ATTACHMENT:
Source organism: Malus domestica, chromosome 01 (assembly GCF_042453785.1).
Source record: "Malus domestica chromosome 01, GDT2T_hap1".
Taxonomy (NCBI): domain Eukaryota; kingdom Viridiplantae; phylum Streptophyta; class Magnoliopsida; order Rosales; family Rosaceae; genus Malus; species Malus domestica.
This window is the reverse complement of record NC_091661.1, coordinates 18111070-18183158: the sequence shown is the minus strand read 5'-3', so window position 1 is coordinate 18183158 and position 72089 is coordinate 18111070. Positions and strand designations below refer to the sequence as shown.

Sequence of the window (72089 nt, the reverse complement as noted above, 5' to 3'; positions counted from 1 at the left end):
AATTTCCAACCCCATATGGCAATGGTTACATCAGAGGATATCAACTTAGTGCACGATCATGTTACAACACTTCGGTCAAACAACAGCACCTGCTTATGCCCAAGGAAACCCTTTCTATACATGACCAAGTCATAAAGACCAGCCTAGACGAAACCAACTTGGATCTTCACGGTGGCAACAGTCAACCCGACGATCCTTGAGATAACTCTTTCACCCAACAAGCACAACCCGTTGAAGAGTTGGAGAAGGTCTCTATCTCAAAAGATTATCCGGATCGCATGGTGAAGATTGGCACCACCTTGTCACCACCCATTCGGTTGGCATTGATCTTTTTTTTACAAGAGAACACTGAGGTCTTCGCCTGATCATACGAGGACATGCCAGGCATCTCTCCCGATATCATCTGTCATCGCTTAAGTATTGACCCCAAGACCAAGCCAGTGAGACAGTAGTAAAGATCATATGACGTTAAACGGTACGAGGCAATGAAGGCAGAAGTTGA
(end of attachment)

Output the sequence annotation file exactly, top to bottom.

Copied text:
Source organism: Malus domestica, chromosome 01 (assembly GCF_042453785.1).
Source record: "Malus domestica chromosome 01, GDT2T_hap1".
Taxonomy (NCBI): domain Eukaryota; kingdom Viridiplantae; phylum Streptophyta; class Magnoliopsida; order Rosales; family Rosaceae; genus Malus; species Malus domestica.
This window is the reverse complement of record NC_091661.1, coordinates 18111070-18183158: the sequence shown is the minus strand read 5'-3', so window position 1 is coordinate 18183158 and position 72089 is coordinate 18111070. Positions and strand designations below refer to the sequence as shown.

Sequence of the window (72089 nt, the reverse complement as noted above, 5' to 3'; positions counted from 1 at the left end):
AATTTCCAACCCCATATGGCAATGGTTACATCAGAGGATATCAACTTAGTGCACGATCATGTTACAACACTTCGGTCAAACAACAGCACCTGCTTATGCCCAAGGAAACCCTTTCTATACATGACCAAGTCATAAAGACCAGCCTAGACGAAACCAACTTGGATCTTCACGGTGGCAACAGTCAACCCGACGATCCTTGAGATAACTCTTTCACCCAACAAGCACAACCCGTTGAAGAGTTGGAGAAGGTCTCTATCTCAAAAGATTATCCGGATCGCATGGTGAAGATTGGCACCACCTTGTCACCACCCATTCGGTTGGCATTGATCTTTTTTTTACAAGAGAACACTGAGGTCTTCGCCTGATCATACGAGGACATGCCAGGCATCTCTCCCGATATCATCTGTCATCGCTTAAGTATTGACCCCAAGACCAAGCCAGTGAGACAGTAGTAAAGATCATATGACGTTAAACGGTACGAGGCAATGAAGGCAGAAGTTGA